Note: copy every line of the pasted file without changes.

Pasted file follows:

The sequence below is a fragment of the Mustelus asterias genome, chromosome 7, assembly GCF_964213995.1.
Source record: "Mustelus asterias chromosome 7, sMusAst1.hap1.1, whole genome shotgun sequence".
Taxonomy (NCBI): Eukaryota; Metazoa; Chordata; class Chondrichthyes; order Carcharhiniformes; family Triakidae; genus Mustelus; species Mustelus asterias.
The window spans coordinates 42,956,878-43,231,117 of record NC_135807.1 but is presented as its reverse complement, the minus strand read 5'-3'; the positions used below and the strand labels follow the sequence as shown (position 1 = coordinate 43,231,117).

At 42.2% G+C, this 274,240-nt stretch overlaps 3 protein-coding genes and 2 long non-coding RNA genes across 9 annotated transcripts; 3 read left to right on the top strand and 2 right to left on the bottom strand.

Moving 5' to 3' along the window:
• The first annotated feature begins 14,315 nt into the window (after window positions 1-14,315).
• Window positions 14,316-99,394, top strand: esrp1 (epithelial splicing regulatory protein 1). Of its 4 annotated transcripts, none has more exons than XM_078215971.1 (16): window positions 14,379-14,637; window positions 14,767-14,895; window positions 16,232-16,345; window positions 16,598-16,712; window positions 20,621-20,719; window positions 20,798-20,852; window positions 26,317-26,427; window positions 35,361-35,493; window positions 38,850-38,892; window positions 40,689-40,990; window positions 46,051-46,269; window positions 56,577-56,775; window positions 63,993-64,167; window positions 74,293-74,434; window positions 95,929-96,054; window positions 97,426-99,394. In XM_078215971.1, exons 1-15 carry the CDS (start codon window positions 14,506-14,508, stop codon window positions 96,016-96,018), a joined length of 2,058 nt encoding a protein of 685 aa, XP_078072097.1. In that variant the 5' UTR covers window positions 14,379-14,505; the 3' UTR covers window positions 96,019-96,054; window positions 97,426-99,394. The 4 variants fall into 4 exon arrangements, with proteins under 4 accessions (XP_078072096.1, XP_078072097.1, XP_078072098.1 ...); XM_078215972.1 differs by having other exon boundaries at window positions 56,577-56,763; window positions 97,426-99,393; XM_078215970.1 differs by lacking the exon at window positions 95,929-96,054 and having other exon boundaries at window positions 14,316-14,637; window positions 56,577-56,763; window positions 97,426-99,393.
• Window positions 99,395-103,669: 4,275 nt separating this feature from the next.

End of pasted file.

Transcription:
The sequence below is a fragment of the Mustelus asterias genome, chromosome 7, assembly GCF_964213995.1.
Source record: "Mustelus asterias chromosome 7, sMusAst1.hap1.1, whole genome shotgun sequence".
Taxonomy (NCBI): Eukaryota; Metazoa; Chordata; class Chondrichthyes; order Carcharhiniformes; family Triakidae; genus Mustelus; species Mustelus asterias.
The window spans coordinates 42,956,878-43,231,117 of record NC_135807.1 but is presented as its reverse complement, the minus strand read 5'-3'; the positions used below and the strand labels follow the sequence as shown (position 1 = coordinate 43,231,117).

At 42.2% G+C, this 274,240-nt stretch overlaps 3 protein-coding genes and 2 long non-coding RNA genes across 9 annotated transcripts; 3 read left to right on the top strand and 2 right to left on the bottom strand.

Moving 5' to 3' along the window:
• The first annotated feature begins 14,315 nt into the window (after window positions 1-14,315).
• Window positions 14,316-99,394, top strand: esrp1 (epithelial splicing regulatory protein 1). Of its 4 annotated transcripts, none has more exons than XM_078215971.1 (16): window positions 14,379-14,637; window positions 14,767-14,895; window positions 16,232-16,345; window positions 16,598-16,712; window positions 20,621-20,719; window positions 20,798-20,852; window positions 26,317-26,427; window positions 35,361-35,493; window positions 38,850-38,892; window positions 40,689-40,990; window positions 46,051-46,269; window positions 56,577-56,775; window positions 63,993-64,167; window positions 74,293-74,434; window positions 95,929-96,054; window positions 97,426-99,394. In XM_078215971.1, exons 1-15 carry the CDS (start codon window positions 14,506-14,508, stop codon window positions 96,016-96,018), a joined length of 2,058 nt encoding a protein of 685 aa, XP_078072097.1. In that variant the 5' UTR covers window positions 14,379-14,505; the 3' UTR covers window positions 96,019-96,054; window positions 97,426-99,394. The 4 variants fall into 4 exon arrangements, with proteins under 4 accessions (XP_078072096.1, XP_078072097.1, XP_078072098.1 ...); XM_078215972.1 differs by having other exon boundaries at window positions 56,577-56,763; window positions 97,426-99,393; XM_078215970.1 differs by lacking the exon at window positions 95,929-96,054 and having other exon boundaries at window positions 14,316-14,637; window positions 56,577-56,763; window positions 97,426-99,393.
• Window positions 99,395-103,669: 4,275 nt separating this feature from the next.